Around the world today, low- and middle-income countries (LMICs) have not benefited from advancements in neurosurgery; most have minimal or even no neurosurgical capacity in their entire country. In this paper, the authors examine in broad strokes the different ways in which individuals, organizations, and universities engage in global neurosurgery to address the global challenges faced in many LMICs. Key strategies include surgical camps, educational programs, training programs, health system strengthening projects, health policy changes/development, and advocacy. Global neurosurgery has begun coalescing with large strides taken to develop a coherent voice for this work. This large-scale collaboration via multilateral, multinational engagement is the only true solution to the issues we face in global neurosurgery. Key players have begun to come together toward this ultimate solution, and the future of global neurosurgery is bright.
JNSPG 75th Anniversary Invited Review Article
Michael M. Haglund and Anthony T. Fuller
Anthony T. Fuller, Ariana Barkley, Robin Du, Cyrus Elahi, MScGH, Ali R. Tafreshi, Megan Von Isenburg, and Michael M. Haglund
Global neurosurgery is a rapidly emerging field that aims to address the worldwide shortages in neurosurgical care. Many published outreach efforts and initiatives exist to address the global disparity in neurosurgical care; however, there is no centralized report detailing these efforts. This scoping review aims to characterize the field of global neurosurgery by identifying partnerships between high-income countries (HICs) and low- and/or middle-income countries (LMICs) that seek to increase neurosurgical capacity.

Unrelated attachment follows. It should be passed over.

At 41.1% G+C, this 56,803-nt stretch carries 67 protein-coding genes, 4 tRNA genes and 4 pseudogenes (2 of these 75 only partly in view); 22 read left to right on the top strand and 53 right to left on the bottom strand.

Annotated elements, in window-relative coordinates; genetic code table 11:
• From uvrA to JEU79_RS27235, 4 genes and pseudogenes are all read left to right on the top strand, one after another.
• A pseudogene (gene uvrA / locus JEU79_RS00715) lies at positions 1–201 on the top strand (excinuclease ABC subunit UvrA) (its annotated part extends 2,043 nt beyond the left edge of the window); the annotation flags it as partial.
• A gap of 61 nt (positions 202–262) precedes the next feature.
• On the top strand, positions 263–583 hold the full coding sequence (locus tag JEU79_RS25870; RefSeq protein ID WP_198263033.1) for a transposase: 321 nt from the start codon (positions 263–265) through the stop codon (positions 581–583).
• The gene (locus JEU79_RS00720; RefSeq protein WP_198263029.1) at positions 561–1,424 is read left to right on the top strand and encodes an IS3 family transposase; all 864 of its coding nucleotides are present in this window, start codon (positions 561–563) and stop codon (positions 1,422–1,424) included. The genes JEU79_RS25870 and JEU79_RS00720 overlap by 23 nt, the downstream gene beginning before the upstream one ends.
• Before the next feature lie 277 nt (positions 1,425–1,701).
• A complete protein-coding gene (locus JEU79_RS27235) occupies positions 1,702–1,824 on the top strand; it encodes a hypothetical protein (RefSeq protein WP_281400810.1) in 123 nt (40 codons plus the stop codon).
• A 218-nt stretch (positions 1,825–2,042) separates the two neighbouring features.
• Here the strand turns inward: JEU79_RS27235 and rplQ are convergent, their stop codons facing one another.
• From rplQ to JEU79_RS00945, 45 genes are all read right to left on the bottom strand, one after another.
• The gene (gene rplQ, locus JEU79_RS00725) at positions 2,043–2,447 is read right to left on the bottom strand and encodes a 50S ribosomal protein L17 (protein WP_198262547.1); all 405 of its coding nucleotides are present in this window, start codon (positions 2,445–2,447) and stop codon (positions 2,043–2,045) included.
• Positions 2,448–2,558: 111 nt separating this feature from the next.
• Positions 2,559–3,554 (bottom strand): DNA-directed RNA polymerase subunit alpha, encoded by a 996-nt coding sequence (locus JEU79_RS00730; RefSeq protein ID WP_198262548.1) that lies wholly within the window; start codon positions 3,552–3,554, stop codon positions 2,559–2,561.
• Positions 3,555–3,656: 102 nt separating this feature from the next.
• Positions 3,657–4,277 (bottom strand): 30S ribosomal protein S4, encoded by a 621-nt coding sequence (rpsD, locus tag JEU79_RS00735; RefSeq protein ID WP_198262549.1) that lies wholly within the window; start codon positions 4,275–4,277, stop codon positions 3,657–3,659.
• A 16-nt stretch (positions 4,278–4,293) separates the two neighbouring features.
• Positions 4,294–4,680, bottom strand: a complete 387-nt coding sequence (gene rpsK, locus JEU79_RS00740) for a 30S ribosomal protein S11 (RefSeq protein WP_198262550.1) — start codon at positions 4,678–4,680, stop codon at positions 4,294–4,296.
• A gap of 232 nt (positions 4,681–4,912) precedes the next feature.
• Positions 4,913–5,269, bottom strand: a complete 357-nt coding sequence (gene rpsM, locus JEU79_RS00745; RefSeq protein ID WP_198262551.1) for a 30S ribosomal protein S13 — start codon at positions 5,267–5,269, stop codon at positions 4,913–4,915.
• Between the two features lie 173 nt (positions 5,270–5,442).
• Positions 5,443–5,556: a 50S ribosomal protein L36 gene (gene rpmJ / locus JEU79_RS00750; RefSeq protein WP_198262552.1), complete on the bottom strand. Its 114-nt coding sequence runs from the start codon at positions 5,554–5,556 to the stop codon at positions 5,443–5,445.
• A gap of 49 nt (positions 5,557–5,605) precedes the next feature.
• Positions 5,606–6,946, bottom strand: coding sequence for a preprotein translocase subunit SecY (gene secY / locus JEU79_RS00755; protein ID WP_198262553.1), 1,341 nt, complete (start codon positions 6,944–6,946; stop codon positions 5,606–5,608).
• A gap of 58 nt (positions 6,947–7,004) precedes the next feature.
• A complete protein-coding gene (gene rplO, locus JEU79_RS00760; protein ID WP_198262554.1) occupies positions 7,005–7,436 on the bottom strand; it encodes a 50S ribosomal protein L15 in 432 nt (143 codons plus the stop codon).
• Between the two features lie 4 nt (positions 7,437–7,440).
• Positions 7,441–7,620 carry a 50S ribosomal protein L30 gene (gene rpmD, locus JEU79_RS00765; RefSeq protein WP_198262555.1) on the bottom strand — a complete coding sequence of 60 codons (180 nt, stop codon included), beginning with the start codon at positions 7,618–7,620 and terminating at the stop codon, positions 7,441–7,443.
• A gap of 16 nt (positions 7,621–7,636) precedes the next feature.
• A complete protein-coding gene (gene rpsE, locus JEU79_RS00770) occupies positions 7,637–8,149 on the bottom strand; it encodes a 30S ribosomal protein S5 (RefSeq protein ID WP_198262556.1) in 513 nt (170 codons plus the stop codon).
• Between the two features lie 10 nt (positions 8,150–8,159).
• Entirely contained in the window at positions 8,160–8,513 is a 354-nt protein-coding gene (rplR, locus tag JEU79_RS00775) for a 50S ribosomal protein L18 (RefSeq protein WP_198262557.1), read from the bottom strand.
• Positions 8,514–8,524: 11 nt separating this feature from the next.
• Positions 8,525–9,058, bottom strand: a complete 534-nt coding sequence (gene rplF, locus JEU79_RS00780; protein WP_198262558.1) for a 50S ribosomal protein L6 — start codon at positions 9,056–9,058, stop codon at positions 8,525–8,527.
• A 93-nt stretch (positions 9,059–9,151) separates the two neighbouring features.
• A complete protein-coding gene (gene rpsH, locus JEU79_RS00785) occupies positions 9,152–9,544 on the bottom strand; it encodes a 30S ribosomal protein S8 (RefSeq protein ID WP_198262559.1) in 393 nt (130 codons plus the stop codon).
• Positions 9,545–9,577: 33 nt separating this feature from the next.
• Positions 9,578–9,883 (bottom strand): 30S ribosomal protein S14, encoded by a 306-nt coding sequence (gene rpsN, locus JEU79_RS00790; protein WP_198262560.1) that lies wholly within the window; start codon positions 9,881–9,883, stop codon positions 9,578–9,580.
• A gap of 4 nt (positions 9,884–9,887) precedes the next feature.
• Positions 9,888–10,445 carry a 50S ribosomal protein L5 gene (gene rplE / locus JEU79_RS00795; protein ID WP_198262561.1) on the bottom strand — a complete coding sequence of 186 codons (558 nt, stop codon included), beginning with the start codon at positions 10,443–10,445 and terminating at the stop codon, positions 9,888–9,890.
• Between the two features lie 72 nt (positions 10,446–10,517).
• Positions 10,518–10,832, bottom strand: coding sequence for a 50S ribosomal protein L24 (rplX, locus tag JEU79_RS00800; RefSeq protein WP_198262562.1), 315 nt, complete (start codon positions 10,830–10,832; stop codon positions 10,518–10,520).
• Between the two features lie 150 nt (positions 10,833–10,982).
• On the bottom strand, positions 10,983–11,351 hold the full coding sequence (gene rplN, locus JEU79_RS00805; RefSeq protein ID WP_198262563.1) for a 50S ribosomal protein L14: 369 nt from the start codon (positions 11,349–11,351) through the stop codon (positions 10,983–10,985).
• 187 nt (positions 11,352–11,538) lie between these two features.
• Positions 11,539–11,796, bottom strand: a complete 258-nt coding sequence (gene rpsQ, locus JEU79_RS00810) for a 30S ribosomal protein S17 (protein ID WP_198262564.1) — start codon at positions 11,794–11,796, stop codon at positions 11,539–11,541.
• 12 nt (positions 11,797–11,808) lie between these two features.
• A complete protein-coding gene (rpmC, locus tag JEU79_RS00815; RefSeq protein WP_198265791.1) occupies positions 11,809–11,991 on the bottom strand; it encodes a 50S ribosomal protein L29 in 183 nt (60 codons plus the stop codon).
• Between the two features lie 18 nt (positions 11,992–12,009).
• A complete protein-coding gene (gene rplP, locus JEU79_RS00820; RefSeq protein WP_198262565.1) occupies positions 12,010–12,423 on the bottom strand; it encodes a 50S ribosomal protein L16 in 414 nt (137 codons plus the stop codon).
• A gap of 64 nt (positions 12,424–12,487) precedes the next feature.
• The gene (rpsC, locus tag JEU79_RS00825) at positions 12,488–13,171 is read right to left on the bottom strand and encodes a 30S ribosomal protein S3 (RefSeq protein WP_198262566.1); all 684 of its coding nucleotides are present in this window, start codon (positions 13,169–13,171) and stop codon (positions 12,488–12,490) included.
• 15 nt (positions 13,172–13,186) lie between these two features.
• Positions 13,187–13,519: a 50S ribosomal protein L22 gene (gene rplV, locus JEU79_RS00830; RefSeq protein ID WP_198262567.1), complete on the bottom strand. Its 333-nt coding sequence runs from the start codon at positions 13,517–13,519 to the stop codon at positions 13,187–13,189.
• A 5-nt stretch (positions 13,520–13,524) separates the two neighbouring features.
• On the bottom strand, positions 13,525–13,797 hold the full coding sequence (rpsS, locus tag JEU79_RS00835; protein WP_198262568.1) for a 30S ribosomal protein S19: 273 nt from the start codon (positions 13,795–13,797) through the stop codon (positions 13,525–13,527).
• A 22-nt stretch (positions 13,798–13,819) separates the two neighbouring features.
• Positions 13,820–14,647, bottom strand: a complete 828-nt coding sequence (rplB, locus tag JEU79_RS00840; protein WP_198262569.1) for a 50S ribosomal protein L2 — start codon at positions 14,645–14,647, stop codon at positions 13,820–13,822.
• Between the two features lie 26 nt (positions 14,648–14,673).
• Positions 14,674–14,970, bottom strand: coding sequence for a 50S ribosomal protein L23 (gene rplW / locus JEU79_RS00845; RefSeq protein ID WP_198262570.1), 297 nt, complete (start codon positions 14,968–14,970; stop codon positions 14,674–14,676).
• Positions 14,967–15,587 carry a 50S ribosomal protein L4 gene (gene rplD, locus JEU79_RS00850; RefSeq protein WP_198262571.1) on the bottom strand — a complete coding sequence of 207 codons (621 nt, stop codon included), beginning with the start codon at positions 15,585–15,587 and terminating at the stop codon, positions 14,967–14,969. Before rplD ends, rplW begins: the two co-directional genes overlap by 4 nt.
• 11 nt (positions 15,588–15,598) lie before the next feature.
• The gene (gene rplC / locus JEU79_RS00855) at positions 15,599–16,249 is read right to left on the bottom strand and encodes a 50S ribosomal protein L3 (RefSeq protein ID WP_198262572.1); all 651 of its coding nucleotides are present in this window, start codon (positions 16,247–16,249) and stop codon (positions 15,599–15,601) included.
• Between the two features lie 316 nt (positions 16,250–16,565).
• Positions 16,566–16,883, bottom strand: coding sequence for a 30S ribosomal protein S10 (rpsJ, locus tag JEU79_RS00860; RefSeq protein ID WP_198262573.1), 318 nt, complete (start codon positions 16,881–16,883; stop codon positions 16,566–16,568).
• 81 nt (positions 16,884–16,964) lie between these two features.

A scoping review was conducted using the Arksey and O’Malley framework. A search was conducted in five electronic databases and the gray literature, defined as literature not published through traditional commercial or academic means, to identify studies describing global neurosurgery partnerships. Study selection and data extraction were performed by four independent reviewers, and any disagreements were settled by the team and ultimately the team lead.
The original database search produced 2221 articles, which was reduced to 183 final articles after applying inclusion and exclusion criteria. These final articles, along with 9 additional gray literature references, captured 169 unique global neurosurgery collaborations between HICs and LMICs. Of this total, 103 (61%) collaborations involved surgical intervention, while local training of medical personnel, research, and education were done in 48%, 38%, and 30% of efforts, respectively. Many of the collaborations (100 [59%]) are ongoing, and 93 (55%) of them resulted in an increase in capacity within the LMIC involved. The largest proportion of efforts began between 2005–2009 (28%) and 2010–2014 (17%). The most frequently involved HICs were the United States, Canada, and France, whereas the most frequently involved LMICs were Uganda, Tanzania, and Kenya.
This review provides a detailed overview of current global neurosurgery efforts, elucidates gaps in the existing literature, and identifies the LMICs that may benefit from further efforts to improve accessibility to essential neurosurgical care worldwide.
Thiago Augusto Hernandes Rocha, Cyrus Elahi, Núbia Cristina da Silva, Francis M. Sakita, Anthony Fuller, Blandina T. Mmbaga, Eric P. Green, Michael M. Haglund, Catherine A. Staton, and Joao Ricardo Nickenig Vissoci